Digital Publishing Guest Columns
3 mins read

Independent publishers call for public support to tackle ‘unequal’ relationship with platforms

Opinion Feature 

We are at a turning point for journalism in the UK. The digital revolution has allowed new publishers to enter the market, but they will struggle to grow without public support.

The Cairncross Review was set up by the Government to report on the sustainability of high-quality journalism in the UK by examining the current and future market environment facing the press. It is looking into the overall state of the news media market, threats to financial sustainability, the role and impact of digital search engines and social media platforms, how content and data flows are operated and managed and the role of digital advertising.

As a press regulator designed for the digital age, IMPRESS now regulates 110 publications. In June 2018, we conducted a survey of our members, which provides a unique snapshot of the experiences and views of independent news publishers in the UK.

The survey revealed that every single IMPRESS member uses social media to distribute their content. But only 8% believe that their financial arrangements with platforms are fair, and 96% do not receive any income from platforms whatsoever.

One of the independent news publications that we regulate described their relationship with social media platforms as ‘unequal’. Others said that they ‘struggle to keep up to date with changes to platforms that have a significant impact on our readership’, that they ‘are completely at the whim of opaque changes to algorithms with no direct contact with the platforms’, and that ‘the power is with the platform’.

When we asked publishers what could be done to support independent news publishing, they called for ‘measures that would see a more equitable revenue share between social media platforms and content creators’. They also told us that ‘politicians could and should do more to make sure the provincial press not only continues to play an important role in our democratic society but can also do so without the increasing financial and legal obstacles’. Several publishers called for ‘subsidies’, or ‘public funding for independent high-quality journalism, with a view to creating more media plurality’.

We drew on the feedback of our members, as well as our regulatory experience, when we made our submission to the Cairncross Review. Our submission in full is available on our website. It boils down to five recommendations:

  • Firstly, we recommend that the Government should launch a Digital Accountability Review to help ensure that digital intermediaries such as social media platforms and search engines are operating in the public interest.
  • Secondly, we recommend that media regulators should be adequately funded to promote media literacy, so that news consumers can recognise high-quality journalism.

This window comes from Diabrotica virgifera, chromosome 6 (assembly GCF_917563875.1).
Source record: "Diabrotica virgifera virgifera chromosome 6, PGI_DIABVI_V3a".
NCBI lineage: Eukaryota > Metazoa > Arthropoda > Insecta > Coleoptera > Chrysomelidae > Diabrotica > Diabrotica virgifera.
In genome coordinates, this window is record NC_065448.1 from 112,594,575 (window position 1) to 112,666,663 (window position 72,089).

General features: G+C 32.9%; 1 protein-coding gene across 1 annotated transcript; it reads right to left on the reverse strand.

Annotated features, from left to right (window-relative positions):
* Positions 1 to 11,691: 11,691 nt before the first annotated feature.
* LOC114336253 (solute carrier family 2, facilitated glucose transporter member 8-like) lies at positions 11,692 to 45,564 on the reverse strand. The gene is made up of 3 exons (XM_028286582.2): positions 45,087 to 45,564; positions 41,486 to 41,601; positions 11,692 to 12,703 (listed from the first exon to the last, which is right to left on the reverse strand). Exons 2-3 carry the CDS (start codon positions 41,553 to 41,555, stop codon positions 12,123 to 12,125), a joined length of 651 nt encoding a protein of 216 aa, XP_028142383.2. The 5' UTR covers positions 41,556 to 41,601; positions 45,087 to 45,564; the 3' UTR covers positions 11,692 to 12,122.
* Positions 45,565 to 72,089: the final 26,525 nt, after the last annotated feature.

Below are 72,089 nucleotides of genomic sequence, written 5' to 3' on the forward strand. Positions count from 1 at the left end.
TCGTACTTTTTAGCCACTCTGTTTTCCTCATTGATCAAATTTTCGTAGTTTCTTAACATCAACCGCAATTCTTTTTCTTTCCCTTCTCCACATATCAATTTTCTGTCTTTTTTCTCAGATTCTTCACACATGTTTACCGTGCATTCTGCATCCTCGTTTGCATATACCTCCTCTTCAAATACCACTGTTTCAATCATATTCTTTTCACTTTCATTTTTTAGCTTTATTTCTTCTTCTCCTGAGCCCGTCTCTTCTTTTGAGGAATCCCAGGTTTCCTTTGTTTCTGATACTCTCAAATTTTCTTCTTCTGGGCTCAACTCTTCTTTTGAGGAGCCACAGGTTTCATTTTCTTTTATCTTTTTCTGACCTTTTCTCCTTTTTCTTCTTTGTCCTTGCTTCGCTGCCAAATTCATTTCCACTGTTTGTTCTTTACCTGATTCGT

• Thirdly, we recommend that the Government should establish a News Funding Council (NFC) to support the sustainability of high-quality journalism by making grants to publishers. The NFC should be operationally independent of Government and Parliament and should set its own strategic priorities.
  • Fourthly, we recommend a review of the tax regime for news publishers to ensure that any tax benefits flow to the publishers of high-quality journalism and not to the publishers of low-quality journalism, misinformation or disinformation.
  • Fifthly, we recommend that the Government should define a new legal status – ‘Public Interest News’ (PIN) – for the publishers of high-quality journalism. This identity would be distinct from charitable status, so that publishers could still publish political news and comment, but it would have some of the benefits of charitable status.

Our proposals are designed to support a vibrant news sector that can hold the powerful to account and represent the views of all sections of the UK public. In this way, we believe that we can turn the digital challenge into a fantastic opportunity for publishers, journalists and their audiences.

The IMPRESS submission to the Cairncross Review is available in full on the IMPRESS website.

Jonathan Heawood, CEO of IMPRESS


IMPRESS is a press regulator designed to work in the digital age. It offers free arbitration, a comprehensive insurance scheme and a progressive Standards Code. It works in partnership with the public, publishers and key stakeholders to raise the standards of journalism and regulates 100+ digital and print publications across the UK. Its goal is to rebuild public trust in the news organisations of today, as a pillar of democracy.